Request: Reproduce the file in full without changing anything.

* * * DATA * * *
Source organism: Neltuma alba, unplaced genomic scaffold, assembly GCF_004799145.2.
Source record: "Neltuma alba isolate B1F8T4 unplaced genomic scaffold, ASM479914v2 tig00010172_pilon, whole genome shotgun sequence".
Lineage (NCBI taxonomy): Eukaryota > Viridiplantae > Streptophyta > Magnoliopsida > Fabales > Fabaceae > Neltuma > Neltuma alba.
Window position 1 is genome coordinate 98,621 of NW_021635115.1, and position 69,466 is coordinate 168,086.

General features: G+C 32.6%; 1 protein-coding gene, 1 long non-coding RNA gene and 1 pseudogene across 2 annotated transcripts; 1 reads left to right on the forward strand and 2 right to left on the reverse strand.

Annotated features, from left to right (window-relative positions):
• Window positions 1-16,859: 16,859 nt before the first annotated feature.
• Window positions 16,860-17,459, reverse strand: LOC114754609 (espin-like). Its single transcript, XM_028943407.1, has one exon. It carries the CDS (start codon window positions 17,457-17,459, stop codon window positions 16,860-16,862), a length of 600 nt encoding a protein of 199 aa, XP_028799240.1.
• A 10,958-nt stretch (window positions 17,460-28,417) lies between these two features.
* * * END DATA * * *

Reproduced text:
Source organism: Neltuma alba, unplaced genomic scaffold, assembly GCF_004799145.2.
Source record: "Neltuma alba isolate B1F8T4 unplaced genomic scaffold, ASM479914v2 tig00010172_pilon, whole genome shotgun sequence".
Lineage (NCBI taxonomy): Eukaryota > Viridiplantae > Streptophyta > Magnoliopsida > Fabales > Fabaceae > Neltuma > Neltuma alba.
Window position 1 is genome coordinate 98,621 of NW_021635115.1, and position 69,466 is coordinate 168,086.

General features: G+C 32.6%; 1 protein-coding gene, 1 long non-coding RNA gene and 1 pseudogene across 2 annotated transcripts; 1 reads left to right on the forward strand and 2 right to left on the reverse strand.

Annotated features, from left to right (window-relative positions):
• Window positions 1-16,859: 16,859 nt before the first annotated feature.
• Window positions 16,860-17,459, reverse strand: LOC114754609 (espin-like). Its single transcript, XM_028943407.1, has one exon. It carries the CDS (start codon window positions 17,457-17,459, stop codon window positions 16,860-16,862), a length of 600 nt encoding a protein of 199 aa, XP_028799240.1.
• A 10,958-nt stretch (window positions 17,460-28,417) lies between these two features.